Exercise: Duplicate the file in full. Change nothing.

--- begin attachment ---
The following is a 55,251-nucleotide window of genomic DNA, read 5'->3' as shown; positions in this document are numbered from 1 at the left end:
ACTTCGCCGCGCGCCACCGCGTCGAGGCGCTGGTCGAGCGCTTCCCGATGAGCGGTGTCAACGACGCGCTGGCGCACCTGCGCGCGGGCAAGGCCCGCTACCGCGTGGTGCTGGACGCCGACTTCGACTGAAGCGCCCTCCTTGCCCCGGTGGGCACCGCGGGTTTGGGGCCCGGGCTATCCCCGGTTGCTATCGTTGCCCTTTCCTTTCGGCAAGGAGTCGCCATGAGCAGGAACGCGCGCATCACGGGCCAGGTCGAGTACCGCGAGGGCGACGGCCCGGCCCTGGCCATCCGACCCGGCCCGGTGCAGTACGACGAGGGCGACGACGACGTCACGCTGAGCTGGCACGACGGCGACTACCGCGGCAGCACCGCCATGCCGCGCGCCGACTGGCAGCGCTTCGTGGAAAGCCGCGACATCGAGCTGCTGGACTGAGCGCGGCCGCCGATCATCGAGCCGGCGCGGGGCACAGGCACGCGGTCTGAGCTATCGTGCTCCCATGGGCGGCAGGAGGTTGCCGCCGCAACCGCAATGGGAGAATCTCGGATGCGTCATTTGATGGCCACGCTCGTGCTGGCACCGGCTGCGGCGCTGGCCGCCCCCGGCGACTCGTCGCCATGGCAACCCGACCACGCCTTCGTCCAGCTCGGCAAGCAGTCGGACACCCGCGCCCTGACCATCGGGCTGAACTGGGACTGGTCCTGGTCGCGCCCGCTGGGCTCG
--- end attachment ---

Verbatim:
The following is a 55,251-nucleotide window of genomic DNA, read 5'->3' as shown; positions in this document are numbered from 1 at the left end:
ACTTCGCCGCGCGCCACCGCGTCGAGGCGCTGGTCGAGCGCTTCCCGATGAGCGGTGTCAACGACGCGCTGGCGCACCTGCGCGCGGGCAAGGCCCGCTACCGCGTGGTGCTGGACGCCGACTTCGACTGAAGCGCCCTCCTTGCCCCGGTGGGCACCGCGGGTTTGGGGCCCGGGCTATCCCCGGTTGCTATCGTTGCCCTTTCCTTTCGGCAAGGAGTCGCCATGAGCAGGAACGCGCGCATCACGGGCCAGGTCGAGTACCGCGAGGGCGACGGCCCGGCCCTGGCCATCCGACCCGGCCCGGTGCAGTACGACGAGGGCGACGACGACGTCACGCTGAGCTGGCACGACGGCGACTACCGCGGCAGCACCGCCATGCCGCGCGCCGACTGGCAGCGCTTCGTGGAAAGCCGCGACATCGAGCTGCTGGACTGAGCGCGGCCGCCGATCATCGAGCCGGCGCGGGGCACAGGCACGCGGTCTGAGCTATCGTGCTCCCATGGGCGGCAGGAGGTTGCCGCCGCAACCGCAATGGGAGAATCTCGGATGCGTCATTTGATGGCCACGCTCGTGCTGGCACCGGCTGCGGCGCTGGCCGCCCCCGGCGACTCGTCGCCATGGCAACCCGACCACGCCTTCGTCCAGCTCGGCAAGCAGTCGGACACCCGCGCCCTGACCATCGGGCTGAACTGGGACTGGTCCTGGTCGCGCCCGCTGGGCTCG